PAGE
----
Re: Potential heating problem
With Stirlings high current tests and all the analysis by others, I
believe that trace size is not the culprit we seek.
The fact that several people have reported failures is very important.
What other mechanisms could explain the failures? The failure of same
boards may be due to a variety of other causes. A couple,
1) Poor interconnection. i.e. a high resistance connection, RJ plug to
2) Poor PCB plating. A high resistance through hole connection.
Anybody have other ideas?
"Schwartz, Peter" wrote:
> Perhaps the rather handy little calculator available for free download form
> this website will help you out. The specific file of interest is
> http://www.contrive.it/Download.html <http://www.contrive.it/Download.html>
> Peter Schwartz
> Applications Engineer
> Micrel Semiconductor
> Phone: 408.435.2460
> FAX: 408.456.0490
> -----Original Message-----
> From: Jack Andresen [SMTP:jandresen@xxxxxxxxxx]
> Sent: Monday, May 07, 2001 13:22
> To: Sterling Vaden
> Cc: Dave Dwelley; stds-802-3-pwrviamdi@xxxxxxxx
> Subject: Re: Potential heating problem
> To understand your figures. Your traces are 1.4 mils thick because
> are internaland have no overcoat, correct?. The traces are 10 mils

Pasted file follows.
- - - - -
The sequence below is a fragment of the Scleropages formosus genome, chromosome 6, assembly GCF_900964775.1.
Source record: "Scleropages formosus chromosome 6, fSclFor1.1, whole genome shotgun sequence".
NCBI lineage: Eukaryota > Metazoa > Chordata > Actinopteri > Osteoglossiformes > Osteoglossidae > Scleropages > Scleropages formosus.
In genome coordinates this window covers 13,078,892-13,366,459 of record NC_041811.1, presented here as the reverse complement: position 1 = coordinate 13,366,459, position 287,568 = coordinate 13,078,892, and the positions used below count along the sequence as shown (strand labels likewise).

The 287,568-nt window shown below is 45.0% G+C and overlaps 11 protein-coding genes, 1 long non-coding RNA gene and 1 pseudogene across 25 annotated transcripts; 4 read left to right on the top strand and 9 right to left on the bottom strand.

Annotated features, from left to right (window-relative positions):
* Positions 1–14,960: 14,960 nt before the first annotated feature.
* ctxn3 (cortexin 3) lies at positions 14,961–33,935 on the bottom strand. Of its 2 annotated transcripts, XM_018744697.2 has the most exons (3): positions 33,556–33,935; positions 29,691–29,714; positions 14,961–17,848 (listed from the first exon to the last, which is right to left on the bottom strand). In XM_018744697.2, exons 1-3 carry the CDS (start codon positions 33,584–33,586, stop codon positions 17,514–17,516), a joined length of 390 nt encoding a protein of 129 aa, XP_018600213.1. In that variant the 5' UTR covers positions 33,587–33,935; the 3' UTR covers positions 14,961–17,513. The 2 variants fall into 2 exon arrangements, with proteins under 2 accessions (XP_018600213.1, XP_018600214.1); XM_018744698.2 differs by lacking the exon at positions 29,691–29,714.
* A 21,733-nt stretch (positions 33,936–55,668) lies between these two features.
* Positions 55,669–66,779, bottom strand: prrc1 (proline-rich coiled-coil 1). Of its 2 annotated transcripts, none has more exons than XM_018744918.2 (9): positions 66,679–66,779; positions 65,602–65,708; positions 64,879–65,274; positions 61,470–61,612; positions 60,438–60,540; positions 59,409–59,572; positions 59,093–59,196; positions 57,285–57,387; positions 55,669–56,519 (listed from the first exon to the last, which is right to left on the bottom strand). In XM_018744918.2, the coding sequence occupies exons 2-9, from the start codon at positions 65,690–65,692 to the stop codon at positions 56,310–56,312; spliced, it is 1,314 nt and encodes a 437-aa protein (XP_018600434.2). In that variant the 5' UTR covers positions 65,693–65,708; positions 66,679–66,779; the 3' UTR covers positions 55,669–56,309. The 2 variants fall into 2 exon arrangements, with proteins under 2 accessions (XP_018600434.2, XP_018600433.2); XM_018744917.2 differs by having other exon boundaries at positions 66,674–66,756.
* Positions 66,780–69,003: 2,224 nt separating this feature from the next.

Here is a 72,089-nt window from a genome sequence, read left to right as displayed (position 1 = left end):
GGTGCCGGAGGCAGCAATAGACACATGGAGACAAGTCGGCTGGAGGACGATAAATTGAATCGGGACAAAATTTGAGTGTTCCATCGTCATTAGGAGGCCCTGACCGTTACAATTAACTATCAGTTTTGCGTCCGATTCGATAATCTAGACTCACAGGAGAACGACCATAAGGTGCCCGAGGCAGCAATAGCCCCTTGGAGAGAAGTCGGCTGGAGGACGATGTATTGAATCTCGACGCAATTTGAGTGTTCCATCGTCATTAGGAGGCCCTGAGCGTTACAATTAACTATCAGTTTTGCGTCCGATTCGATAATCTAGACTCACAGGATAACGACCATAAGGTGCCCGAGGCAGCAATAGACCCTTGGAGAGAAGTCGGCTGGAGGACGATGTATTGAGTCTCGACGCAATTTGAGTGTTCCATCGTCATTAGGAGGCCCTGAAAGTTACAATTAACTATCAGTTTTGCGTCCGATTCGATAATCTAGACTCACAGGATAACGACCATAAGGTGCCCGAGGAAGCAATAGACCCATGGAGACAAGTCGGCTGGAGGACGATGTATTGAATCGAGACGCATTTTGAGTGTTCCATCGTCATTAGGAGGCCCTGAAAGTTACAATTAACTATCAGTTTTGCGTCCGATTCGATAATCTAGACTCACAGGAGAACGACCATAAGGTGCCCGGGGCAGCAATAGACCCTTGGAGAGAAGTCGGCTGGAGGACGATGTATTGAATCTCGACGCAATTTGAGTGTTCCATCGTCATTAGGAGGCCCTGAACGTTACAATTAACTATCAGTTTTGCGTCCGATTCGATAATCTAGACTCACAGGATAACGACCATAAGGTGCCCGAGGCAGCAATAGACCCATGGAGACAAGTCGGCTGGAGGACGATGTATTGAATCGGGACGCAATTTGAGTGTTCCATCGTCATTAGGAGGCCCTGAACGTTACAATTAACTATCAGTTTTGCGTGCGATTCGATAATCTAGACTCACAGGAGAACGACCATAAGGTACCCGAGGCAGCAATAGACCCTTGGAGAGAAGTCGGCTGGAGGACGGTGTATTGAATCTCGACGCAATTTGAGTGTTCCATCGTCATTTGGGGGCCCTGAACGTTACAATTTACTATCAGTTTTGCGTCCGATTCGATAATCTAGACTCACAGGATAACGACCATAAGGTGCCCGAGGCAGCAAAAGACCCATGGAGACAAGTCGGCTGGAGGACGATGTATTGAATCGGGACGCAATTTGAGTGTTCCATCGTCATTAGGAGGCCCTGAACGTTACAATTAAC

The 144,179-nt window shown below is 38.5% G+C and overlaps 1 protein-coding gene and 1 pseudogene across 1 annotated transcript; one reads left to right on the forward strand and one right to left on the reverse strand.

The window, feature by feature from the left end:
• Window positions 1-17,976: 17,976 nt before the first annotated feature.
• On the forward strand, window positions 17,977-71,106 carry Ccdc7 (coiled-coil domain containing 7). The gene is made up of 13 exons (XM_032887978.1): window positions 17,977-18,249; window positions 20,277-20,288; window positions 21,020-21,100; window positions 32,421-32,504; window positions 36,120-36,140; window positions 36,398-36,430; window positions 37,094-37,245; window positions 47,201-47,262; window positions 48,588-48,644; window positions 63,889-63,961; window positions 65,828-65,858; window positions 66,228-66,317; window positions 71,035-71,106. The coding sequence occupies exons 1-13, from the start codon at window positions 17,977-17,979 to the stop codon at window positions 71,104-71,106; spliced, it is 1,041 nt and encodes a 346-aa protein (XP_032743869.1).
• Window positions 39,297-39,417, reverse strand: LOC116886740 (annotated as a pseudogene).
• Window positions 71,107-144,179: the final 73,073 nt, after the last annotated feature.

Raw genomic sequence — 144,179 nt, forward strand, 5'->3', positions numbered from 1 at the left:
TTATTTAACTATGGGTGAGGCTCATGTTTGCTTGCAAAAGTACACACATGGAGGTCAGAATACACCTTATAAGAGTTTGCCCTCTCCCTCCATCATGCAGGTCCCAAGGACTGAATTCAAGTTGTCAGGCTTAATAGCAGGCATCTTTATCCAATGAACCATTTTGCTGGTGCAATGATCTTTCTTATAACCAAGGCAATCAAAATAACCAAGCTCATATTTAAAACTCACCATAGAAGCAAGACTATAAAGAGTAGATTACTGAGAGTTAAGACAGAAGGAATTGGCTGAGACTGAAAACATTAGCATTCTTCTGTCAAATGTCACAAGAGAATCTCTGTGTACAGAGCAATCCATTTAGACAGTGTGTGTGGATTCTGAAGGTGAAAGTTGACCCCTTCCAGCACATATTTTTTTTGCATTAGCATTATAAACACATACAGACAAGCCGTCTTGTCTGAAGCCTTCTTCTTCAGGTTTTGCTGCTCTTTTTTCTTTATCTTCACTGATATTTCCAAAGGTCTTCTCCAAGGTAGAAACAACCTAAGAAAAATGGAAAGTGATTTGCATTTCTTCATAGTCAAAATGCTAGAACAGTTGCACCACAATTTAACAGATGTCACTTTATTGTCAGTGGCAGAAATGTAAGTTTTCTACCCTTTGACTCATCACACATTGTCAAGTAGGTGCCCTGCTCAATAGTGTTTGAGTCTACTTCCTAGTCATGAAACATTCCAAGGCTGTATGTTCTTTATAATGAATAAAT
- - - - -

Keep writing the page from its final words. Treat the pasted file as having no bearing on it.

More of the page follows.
> but how long and how much space between traces.
> By my calculations, your traces have about .75 ohms per foot. I get
> ohms from your stated voltage drop and the current.So the total
> of your traces is about 6.9 inches. Am I in the ball park?
> With your total of 2.95 Watts, the equivalent surface are is about
> sq in. with your 60 degree C over ambient, However, you say the
> temperature is 90 to 107. How can the surface temperature be higher
> the temperature source, namely the PC traces. Please explain
> Jack Andresen
> Sterling Vaden wrote:
> > I have been running a little informal test of current carrying
> capacity. I
> > am currently (get it) running 2.6 Amperes through a pair of traces
> (.010 X
> > .0014) wired in series, embedded in the inner layers, one directly
> above the
> > other, of the test board shown. The temperature rise is
> approximately 60
> > degrees C over ambient yielding 98 to 107 C as measured on the
> surface of
> > the pcb. No discoloration of the board material has been noted.
> The traces
> > are dissipating 1.138 X 2.60 = 2.96 W. No catastrophic failure has
> > noted.
> > Now. I predict that if traces are failing at .250 A, those must be
> > traces indeed!
> > Sterling Vaden
> > Dave Dwelley wrote:
> > > Do these miniature traces affect our 20 ohm wiring budget?
> > >
> > > What's the typical DC resistance of a patch panel?
> > >
> > > Dave Dwelley
> > >
> > > Jack Andresen wrote:
> > >
> > > >But let me go back to original issue. I have looked at many
> patch panel
> > > >PC boards and for various reasons, the traces run from 10 to 18
> > > >Possible reasons:
> > > >1) Making pairs of traces 100 ohm. 2) Trying to get between the
> > > >pins. 3) Running a pair between the 110 punch down pins. 4) In
> > > >there is very little space for both compensation and wiring
> > > >leaving margins between pairs of traces. 5) People are afraid
> of too
> > > >fine traces
> > > >But it is important to recognize here is no general standard
> for patch
> > > >panel traces (as pointed out in one of the responses).
> > Name: pcbCurrentCapacity.doc
> > pcbCurrentCapacity.doc Type: Winword File
> > Encoding: base64